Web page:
California Regulators to Tackle Payment for DERs Acting as Non-Wires Alternatives

Feb. 9, 2021
California regulators this week will take up a plan to pay distributed energy resources (DERs) used by utilities as non-wires alternatives.

California is on a cutting edge quest to find ways to accurately value decentralized energy, as evidenced last month in its microgrid tariff decision, and this week as it takes up a proposal on using distributed energy as non-wires alternatives.

The California Public Utilities Commission is slated Thursday to consider two pilot programs that offer tariffs and standard offer contracts to distributed energy resources (DERs) that can be used by utilities in place of traditional infrastructure investments (Rulemaking 14-10-003).

Update: The commission on Thursday voted to extend the proceeding until August 15, 2021.

The state is attempting to rectify a long-standing problem plaguing decentralized energy. Solar, storage, microgrids and other DERs can benefit not only the homes and businesses they serve, but also the grid. However, in many cases, no payment mechanism exists to compensate them for the service. As a result, resources go unused, creating what DER advocates see as economic inefficiencies — utilities invest in infrastructure upgrades when they could be tapping into customer DERs.

To correct the problem, Administrative Law Judge Kelly Hymes has proposed a five-year “Partnership Pilot,” named so because it relies on partnerships between DER owners, energy aggregators and utilities.

How payment to DERs would work

California utilities would pay customers for their DERs under a tariff. An earlier draft of the plan recommended four tiers.

The first tier is an upfront payment to install DERs and commit to dispatch. The second tier would pay DERs during testing to ensure they are technically capable of dispatching when called. The need for this tier, however, was questioned by several parties, and Hymes recommended against it. The third tier would pay DERs to reserve a specific amount of capacity and energy for a specific time frame. The fourth would pay DERs for actual dispatch.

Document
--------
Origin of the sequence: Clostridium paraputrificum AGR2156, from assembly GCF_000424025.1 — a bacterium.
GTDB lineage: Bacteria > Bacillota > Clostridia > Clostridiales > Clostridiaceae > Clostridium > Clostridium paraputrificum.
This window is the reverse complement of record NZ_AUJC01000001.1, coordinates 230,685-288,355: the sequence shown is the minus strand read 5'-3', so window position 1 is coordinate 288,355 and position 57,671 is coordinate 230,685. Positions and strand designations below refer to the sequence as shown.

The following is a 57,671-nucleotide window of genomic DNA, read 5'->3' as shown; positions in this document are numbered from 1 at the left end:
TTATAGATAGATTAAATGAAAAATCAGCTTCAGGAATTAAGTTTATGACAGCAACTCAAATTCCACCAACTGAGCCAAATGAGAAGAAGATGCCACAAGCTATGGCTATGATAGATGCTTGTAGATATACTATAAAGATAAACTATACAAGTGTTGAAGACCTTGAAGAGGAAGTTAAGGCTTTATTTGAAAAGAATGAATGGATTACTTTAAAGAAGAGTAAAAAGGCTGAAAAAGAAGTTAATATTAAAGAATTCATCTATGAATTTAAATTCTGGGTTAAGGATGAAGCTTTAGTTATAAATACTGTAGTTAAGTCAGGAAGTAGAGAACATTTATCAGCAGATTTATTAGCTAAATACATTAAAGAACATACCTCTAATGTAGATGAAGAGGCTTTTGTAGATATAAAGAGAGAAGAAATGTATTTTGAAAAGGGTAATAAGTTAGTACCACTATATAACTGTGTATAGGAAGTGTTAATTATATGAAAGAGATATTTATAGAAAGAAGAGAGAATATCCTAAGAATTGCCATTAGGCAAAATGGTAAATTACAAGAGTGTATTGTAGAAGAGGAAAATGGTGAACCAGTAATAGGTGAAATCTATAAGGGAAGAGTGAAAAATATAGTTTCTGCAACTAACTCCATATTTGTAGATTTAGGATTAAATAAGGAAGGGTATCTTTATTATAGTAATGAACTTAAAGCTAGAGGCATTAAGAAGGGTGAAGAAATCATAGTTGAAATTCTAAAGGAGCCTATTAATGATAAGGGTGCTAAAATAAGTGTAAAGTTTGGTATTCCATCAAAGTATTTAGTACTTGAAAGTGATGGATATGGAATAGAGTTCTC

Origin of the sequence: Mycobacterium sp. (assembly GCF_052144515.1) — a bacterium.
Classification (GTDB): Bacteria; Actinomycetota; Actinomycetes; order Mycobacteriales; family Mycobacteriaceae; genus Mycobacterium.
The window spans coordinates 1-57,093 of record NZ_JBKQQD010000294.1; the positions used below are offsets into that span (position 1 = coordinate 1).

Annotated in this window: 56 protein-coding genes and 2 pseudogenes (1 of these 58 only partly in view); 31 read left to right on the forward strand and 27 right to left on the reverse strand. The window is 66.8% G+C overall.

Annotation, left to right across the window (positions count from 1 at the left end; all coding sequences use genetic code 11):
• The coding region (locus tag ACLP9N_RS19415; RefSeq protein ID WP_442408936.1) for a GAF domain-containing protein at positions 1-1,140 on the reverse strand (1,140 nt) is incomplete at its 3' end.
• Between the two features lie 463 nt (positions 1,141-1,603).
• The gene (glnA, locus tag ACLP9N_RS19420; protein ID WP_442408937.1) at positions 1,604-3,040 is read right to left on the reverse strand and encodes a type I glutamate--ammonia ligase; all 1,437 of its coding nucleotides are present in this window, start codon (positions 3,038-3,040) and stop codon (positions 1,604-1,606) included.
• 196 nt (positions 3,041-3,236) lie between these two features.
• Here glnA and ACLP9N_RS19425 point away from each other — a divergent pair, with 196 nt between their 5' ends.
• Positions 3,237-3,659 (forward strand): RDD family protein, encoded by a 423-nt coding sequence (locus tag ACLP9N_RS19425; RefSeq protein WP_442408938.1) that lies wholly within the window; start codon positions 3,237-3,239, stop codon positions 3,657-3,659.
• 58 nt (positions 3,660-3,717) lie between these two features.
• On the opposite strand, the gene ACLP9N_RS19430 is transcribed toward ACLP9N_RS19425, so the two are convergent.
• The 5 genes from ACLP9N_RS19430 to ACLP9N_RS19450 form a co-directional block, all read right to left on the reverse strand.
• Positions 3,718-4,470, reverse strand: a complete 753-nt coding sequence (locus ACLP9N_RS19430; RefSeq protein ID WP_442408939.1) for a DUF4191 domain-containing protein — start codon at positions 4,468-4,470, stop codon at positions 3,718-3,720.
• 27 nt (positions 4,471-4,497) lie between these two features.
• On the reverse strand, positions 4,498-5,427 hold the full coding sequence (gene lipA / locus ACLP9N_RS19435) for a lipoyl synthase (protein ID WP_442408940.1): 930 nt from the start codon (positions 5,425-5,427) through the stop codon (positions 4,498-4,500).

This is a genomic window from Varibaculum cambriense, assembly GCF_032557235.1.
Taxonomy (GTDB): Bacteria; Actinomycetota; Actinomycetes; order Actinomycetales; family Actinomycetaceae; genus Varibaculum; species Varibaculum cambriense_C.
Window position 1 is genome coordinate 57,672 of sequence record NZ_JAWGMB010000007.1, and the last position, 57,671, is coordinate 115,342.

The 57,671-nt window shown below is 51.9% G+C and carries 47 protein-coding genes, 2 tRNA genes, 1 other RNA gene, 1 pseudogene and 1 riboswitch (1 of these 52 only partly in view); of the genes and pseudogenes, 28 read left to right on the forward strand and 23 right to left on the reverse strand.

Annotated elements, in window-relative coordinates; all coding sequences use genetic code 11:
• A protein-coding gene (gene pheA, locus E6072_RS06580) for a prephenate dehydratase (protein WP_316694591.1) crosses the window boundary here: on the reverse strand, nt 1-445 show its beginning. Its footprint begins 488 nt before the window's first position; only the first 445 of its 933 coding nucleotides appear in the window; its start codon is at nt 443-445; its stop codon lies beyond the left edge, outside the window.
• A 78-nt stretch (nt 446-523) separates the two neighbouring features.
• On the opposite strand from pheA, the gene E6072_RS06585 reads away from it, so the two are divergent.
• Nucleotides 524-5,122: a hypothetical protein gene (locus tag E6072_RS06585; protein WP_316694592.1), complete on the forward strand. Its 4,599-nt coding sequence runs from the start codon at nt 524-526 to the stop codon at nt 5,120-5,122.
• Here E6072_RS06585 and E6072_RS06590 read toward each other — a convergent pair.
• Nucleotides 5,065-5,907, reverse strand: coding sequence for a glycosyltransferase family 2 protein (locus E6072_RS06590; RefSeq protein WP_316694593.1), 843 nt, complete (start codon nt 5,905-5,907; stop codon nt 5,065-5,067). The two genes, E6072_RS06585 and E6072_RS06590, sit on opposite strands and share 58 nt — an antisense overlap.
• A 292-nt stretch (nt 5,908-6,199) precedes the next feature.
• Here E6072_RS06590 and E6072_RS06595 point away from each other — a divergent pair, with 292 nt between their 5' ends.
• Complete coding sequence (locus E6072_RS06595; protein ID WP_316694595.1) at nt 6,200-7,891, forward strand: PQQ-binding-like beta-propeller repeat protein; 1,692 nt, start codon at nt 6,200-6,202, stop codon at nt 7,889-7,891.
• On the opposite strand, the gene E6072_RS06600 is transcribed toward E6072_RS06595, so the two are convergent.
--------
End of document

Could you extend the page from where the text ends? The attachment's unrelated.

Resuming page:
Aggregators would do the heavy lifting for DER owners, acting as the intermediary between them and the utility. The aggregators would file offers to utilities based on the utilities’ capacity needs, as specified in reports they would file showing where opportunities exist for DERs to act as non-wires alternatives. Contracts would run up to 10 years. 

Hymes’ proposed decision calls for evaluation of the program after three years to determine if it should continue in years four and five.

The proposed decision also recommends a second pilot program, which would create a three-year standard offer contract, designed for large, front-of-the meter DERs. The contracts would be granted under a simple auction process and include cost caps.

Utilities would make their needs known by establishing an annual procurement goal seeking DERs capable of deferring a grid investment for at least one year.

The Clean Coalition, a nonprofit that works to create opportunities for DERs and microgrids, praised the proposed decision as likely to “fundamentally change” how non-wires alternatives are handled in the state, but also recommended some revisions. Among other things, the nonprofit said that utilities should consider not only cost, but also decarbonization when selecting projects.

What’s next?

The commission is scheduled to take up the proposal during its scheduled meeting Thursday, Feb. 11 (Agenda ID #19107).

If the proposal is approved, utilities will develop pages on their websites by April 30 that describe the Partnership Pilot, advertise its upcoming launch and explain that aggregators will be looking for customers to enroll in the program. By Sept. 15, utilities would offer a list of prescreened aggregators and their contact information. Customers who want to enroll in the program would begin by contacting an aggregator.

Track news about non-wires alternatives. Subscribe to the free Microgrid Knowledge Newsletter.

About the Author

Elisa Wood | Editor-in-Chief

Elisa Wood is the editor and founder of She is co-founder and former editor of Microgrid Knowledge.

Exploring the Potential of Community Microgrids Through Three Innovative Case Studies

April 8, 2024
Community microgrids represent a burgeoning solution to meet the energy needs of localized areas and regions. These microgrids are clusters of interconnected energy resources,...

Mgk Erock Sr Cover 2023 02 06 16 26 29

7 Strategies to Make Microgrids a Fit for Utility Grid Modernization

In 2022, Enchanted Rock and Microgrid Knowledge conducted a survey of leaders at large U.S. electric utilities. The goal was to understand their actions and attitudes around microgrid...